What are your writing habits?
My ideal would be to write first thing and at the moment I find that the only way to do that is to get up incredibly early, like at five. Given the way things are right now, that works okay in patches, so I can do that for a week maximum and then I’m exhausted. I have been more consistent with thinking of ideas, through reading and walking and using a notebook or phone to make notes. I quit a job at the beginning of lockdown with the intention of spending more time on my writing, but I’m really bad at writing when I think I’m going to be interrupted. I really like it to be quiet which is why really early in the morning works well. I’m kind of managing it but I’m not getting as much done as I had hoped. If I’m in the middle of a sentence and someone interrupts me I’m not nice!
How did your collaboration with the Museum of Walking start?
I met Andrew Stuck, founder of the Museum of Walking, quite by chance at a fancy book society Christmas drinks thing. He is an incredibly enthusiastic and exuberant person. We got chatting and he asked me to come and do some creative writing walk-shops.
From your experience writing and editing fiction, how has it felt editing narrative non-fiction and nature writing for the Museum of Walking?
What is quite exciting and I don’t know if it’s because of doing this but actually I’ve been reading a lot more narrative non-ficition. Not all of it is nature writing as there’s also hybrid fiction and memoir books. A book I really liked was The Nature of Autumn by Jim Crumley which I read in preparation for a creative walk-shop which went with the chapbook Autumn Colours. I think the best parts of nature writing are very similar to fiction writing, in terms of what you need to be thinking about. Jim Crumley says that in order to see nature, in order to understand nature, you have to be prepared to put the time in. It’s about being quiet, it’s about going back to the same places multiple times. It’s about smelling and listening and looking, all of those sensory things, and there’s something very patient about that. And I think often the best fiction also shows a patient attention to detail so I suppose there are a lot of similarities.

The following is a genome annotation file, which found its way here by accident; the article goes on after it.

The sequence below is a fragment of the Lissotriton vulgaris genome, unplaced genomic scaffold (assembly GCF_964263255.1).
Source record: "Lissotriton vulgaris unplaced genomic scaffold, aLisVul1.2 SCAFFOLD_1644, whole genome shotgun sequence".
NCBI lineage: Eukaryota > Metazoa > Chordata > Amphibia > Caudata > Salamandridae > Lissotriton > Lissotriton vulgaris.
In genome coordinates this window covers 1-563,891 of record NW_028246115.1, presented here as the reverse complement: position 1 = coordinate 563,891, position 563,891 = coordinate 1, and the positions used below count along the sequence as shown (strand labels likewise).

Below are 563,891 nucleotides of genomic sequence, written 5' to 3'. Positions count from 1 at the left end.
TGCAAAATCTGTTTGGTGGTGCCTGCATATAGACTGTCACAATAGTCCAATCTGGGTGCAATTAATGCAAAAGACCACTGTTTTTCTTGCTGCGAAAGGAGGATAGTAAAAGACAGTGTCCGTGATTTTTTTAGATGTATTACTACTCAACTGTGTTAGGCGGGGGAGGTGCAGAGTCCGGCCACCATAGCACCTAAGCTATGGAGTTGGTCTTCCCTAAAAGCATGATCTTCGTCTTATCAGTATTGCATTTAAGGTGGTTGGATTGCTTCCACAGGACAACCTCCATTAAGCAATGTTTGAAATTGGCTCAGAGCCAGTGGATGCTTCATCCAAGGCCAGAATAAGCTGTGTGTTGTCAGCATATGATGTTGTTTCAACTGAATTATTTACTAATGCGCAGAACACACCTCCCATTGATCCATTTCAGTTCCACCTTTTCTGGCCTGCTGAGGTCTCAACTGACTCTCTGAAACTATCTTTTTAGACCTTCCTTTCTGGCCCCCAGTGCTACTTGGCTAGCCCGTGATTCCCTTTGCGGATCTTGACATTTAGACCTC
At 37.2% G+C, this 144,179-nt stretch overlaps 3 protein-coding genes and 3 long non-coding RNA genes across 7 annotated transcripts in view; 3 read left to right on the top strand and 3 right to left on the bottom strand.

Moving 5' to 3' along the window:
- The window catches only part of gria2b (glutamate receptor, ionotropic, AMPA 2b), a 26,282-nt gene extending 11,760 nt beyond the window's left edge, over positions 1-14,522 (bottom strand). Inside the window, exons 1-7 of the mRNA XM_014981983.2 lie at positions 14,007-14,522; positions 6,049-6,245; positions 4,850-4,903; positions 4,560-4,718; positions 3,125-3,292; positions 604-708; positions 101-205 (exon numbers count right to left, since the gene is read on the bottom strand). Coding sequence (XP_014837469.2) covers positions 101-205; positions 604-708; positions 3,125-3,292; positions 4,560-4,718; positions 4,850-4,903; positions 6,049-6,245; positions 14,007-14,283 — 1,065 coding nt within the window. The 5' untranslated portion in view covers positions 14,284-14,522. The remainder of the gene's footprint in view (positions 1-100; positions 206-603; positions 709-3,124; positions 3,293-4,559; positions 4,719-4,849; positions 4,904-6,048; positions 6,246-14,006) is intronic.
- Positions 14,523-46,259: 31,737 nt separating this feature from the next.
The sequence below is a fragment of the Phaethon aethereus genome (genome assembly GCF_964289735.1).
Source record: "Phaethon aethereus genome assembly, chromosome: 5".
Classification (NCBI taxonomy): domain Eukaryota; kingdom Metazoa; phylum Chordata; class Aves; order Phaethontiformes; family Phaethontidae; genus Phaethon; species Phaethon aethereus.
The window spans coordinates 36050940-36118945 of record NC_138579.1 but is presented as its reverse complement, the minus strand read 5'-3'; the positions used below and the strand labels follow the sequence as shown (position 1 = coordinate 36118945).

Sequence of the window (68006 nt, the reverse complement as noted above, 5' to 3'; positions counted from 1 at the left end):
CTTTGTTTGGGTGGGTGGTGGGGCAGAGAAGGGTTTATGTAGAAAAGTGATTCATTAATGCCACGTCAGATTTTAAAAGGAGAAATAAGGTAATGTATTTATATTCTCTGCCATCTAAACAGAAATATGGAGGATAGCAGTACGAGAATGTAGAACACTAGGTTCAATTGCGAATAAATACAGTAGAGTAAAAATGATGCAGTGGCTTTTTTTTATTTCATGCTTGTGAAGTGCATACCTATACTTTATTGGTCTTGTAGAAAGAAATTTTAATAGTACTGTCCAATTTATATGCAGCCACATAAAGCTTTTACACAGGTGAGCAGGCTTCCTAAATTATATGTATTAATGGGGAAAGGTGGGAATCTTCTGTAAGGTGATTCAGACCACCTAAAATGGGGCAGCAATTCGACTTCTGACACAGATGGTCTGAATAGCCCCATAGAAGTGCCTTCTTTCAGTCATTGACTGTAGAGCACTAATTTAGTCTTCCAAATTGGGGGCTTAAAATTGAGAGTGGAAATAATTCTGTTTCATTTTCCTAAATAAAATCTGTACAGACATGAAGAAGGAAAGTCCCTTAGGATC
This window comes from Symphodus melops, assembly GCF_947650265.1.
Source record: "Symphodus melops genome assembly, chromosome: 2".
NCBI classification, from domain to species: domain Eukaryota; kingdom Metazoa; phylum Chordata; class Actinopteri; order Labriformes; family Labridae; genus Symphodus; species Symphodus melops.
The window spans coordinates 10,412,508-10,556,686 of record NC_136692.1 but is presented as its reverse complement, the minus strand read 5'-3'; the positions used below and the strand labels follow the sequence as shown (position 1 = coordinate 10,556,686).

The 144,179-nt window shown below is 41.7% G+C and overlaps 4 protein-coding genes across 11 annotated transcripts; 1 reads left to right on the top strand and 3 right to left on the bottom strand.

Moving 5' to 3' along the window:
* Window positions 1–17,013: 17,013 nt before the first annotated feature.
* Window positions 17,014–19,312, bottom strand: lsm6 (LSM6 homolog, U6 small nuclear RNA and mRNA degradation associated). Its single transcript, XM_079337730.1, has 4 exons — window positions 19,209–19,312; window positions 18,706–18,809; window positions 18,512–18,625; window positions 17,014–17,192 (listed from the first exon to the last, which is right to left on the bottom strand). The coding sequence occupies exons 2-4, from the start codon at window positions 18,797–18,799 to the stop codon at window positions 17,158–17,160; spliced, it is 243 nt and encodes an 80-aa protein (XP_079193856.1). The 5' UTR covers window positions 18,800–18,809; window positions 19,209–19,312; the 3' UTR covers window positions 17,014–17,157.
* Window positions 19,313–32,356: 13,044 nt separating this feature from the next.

There are probably tropes, it’s the same as the Bad Sex awards for example. It’s very easy to recognise when something feels clichēd, and I think it’s quite easy to fall into that with nature writing. That’s why I’m talking about this idea of precision and really paying attention to what you see, smell, touch, taste all around you because if you don’t, you are not going to describe it precisely but in generic terms which aren’t going to excite or interest the reader.
What advice would you give to new nature writers?
The advice I’d give to nature writers, as I would to any writers, is read and be attentive.
Particularly for nature writers, you need to precisely observe whatever you have chosen to write about, your particular subject. You also need to decide how you intend to frame your story, for example with a walk or the changing season, and creating an arc where you reach some kind of climax is important for both fiction and non-fiction. The most successful nature books often have a personal journey running alongside the exploration of nature that adds a different dimension.
What new project or projects do you have at the moment?
The project which could be fun for people currently is my creative writing walk-shop which is all about paying attention and you can download it from my website http://lattin-rawstrone.com/audio-and-ambient/ for 99p. It lasts for about 35 minutes and there are gaps in it so you can write. The idea is to go on a walk and make some notes about what you see around you… and it guides you through that process.